How do Firms such as Uber, AirBnB, and Upwork Compete in the New Digital Economy ?

Introduction

Most of us would have heard of companies such as Uber, AirBnB, and Upwork that have emerged in recent years and are now raking in profits in the Billions of Dollars.

If you live in a metropolitan area, the chances are that you would have taken an Uber ride wherein you book the cab through an app, and the ride is completed in a vehicle that is not owned by Uber.

Similarly, if you have visited tourist destinations, the chances are that you would have stayed in a place that is hosted by a third party individual and who has signed up with AirBnB as a host.

Lastly, if you are a freelancer, you would have registered with platforms such as Upwork that bring together clients and freelancers.

The Emergence of the Platform App Based Aggregators

What is common to all these Digital Economy firms is that they are facilitators and aggregators whose business model consists of providing a Platform for clients and freelancers to transact business with each other.

Indeed, neither Uber nor AirBnB owns any cars or hotels or guest houses, and all that they do is to provide a meeting point for the armies of freelancers and the drivers and hosts who are part of their platform.

In other words, firms such as Uber and AirBnB are what are known as Platform economy or Platform Capitalism entities that do not have physical assets but, nonetheless, provide a service that is highly useful not to mention highly popular, and more importantly, the service makes profits in the Billions.

The Rise of the Gig Economy

Similarly, with the emergence of the Gig Economy or the paradigm of work wherein full-time jobs are a thing of the past and the norm is to work as a freelancer for any of the numerous aggregator based and platform based firms such as Upwork and Task Rabbit.

Indeed, this new world of work is qualitatively and quantitatively different from the conventional models since in this paradigm, one is not attached to any particular firm, and hence, one is free to choose which firm one works for and what kind of work one wants to do.

Apart from this, the other noteworthy aspect of all these firms is that they use the Internet and the Smartphone-based apps in a creative and innovative manner wherein these so-called app based aggregators provide a platform for clients and workers to come together and share their services that are matched with the requirements for the work.

The Contours of the New Digital Economy

Welcome to the New Digital Economy or the Sharing Economy also called as Platform Capitalism where anyone anywhere and everyone everywhere can become a freelancer who works for multiple platforms and firms that provide opportunities for freelancers to sign up and provide a medium for clients who do not want to go through the hassle or lengthy and excellent print based contracts.

Instead, all they want is to get their work done as quickly and more importantly, as cheaply as possible.

Thus, the platform firms ensure that their medium or the app is the facilitator and they make money by charging for services that they provide to the customers and in some cases, they charge the freelancers as well.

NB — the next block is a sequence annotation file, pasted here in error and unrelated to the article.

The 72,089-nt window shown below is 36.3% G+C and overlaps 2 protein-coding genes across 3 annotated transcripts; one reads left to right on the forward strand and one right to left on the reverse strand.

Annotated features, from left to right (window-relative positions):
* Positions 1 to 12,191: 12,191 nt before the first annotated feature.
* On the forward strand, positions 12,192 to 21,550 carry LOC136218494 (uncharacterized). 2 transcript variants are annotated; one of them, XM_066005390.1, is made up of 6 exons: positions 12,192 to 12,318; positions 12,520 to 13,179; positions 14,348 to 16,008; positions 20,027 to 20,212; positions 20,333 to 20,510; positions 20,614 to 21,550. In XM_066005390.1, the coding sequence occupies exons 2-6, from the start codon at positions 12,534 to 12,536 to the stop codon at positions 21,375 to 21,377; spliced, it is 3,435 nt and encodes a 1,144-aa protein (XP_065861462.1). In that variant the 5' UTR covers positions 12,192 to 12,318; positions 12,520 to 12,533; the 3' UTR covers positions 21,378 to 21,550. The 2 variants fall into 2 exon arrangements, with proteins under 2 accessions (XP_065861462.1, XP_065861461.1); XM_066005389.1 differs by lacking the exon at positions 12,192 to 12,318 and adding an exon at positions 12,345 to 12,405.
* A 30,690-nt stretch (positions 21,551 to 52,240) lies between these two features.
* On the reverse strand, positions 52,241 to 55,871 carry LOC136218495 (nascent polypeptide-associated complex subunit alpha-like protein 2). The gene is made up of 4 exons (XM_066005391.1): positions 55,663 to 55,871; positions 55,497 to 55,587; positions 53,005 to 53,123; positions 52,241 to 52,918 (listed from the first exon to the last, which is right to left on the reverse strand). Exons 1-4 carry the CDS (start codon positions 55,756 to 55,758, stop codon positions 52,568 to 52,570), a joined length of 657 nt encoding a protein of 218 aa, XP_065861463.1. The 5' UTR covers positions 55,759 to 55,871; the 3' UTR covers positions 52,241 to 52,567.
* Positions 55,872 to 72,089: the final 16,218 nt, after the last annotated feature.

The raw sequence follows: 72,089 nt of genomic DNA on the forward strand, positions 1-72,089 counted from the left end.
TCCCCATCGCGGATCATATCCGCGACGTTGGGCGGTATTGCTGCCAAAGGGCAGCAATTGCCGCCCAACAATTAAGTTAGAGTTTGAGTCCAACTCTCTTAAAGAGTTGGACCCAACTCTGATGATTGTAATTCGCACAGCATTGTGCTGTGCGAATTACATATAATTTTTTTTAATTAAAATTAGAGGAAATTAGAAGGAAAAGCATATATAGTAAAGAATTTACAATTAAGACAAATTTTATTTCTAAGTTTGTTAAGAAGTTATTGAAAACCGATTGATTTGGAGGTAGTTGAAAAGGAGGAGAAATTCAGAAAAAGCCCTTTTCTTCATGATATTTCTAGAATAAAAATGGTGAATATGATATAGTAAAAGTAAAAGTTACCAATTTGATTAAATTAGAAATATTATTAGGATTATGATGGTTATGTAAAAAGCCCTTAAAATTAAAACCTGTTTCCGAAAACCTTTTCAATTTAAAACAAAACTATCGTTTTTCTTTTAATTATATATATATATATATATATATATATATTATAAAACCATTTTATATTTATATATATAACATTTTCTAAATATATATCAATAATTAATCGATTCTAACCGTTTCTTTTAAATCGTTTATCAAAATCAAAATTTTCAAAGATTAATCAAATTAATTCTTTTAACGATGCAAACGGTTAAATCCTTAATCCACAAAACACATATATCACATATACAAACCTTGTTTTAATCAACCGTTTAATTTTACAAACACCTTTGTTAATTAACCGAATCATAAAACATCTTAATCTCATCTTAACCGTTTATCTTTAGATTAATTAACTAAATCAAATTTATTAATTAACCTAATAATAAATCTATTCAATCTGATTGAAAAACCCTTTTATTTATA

These types of firms are also known as Gig Economy firms since they specialize in providing a medium for gigs or tasks instead of jobs wherein those who want the tasks to be done can request the services of those who get the gigs done.

It is a win-win situation for both parties and especially the aggregators themselves since neither the seller or the buyer is in a longer term relationship and more importantly, the aggregators do not own any physical assets and all that they do is to make money through their innovative idea that is based on virtual contacts devoid of any brick and mortar (the conventional way of owning large physical offices) presence.

The Downsides of the Sharing Economy

One must be cautious and circumspect before heralding a new era in business as there are several downsides to this paradigm of work.

For instance, the freelancers often get the short end of the stick as they neither have health insurance nor pension and social security benefits and in addition, they can be easily replaced with another freelancer which means that they do not have job security as well.

Moreover, most aggregators pay huge commissions initially, and once enough freelancers have signed up, they revert to paying them pennies and peanuts which means that more often than not, the freelancers who by now have no choice or alternative continue to work more for less.

Apart from this, the labor laws that are supposed to protect workers do not provide any safety net as at the moment, governments around the world are still grappling with how to provide such protections for workers who are essentially, freelancers not covered by conventional contractual and legal obligations.

Conclusion: A Brave New World of Work

Thus, any attempt to explain the New Digital Economy must take the flip side as well as the downside of the paradigm. Considering that we are in the early years of what is essentially another Industrial Revolution kind of phenomenon (some have already called it the Fourth Industrial Revolution), there needs to be a comprehensive effort by all stakeholders to devise the mechanism or the mode of work, the obligations of the employers and the rights of the employees, fix accountability in case of mishaps, and more importantly, legislate laws to regulate this emerging paradigm.

To conclude, we might be on the cusp of a Brave New World of Work, and hence, it is up to all of us to ensure that this works for everyone and not for a few.


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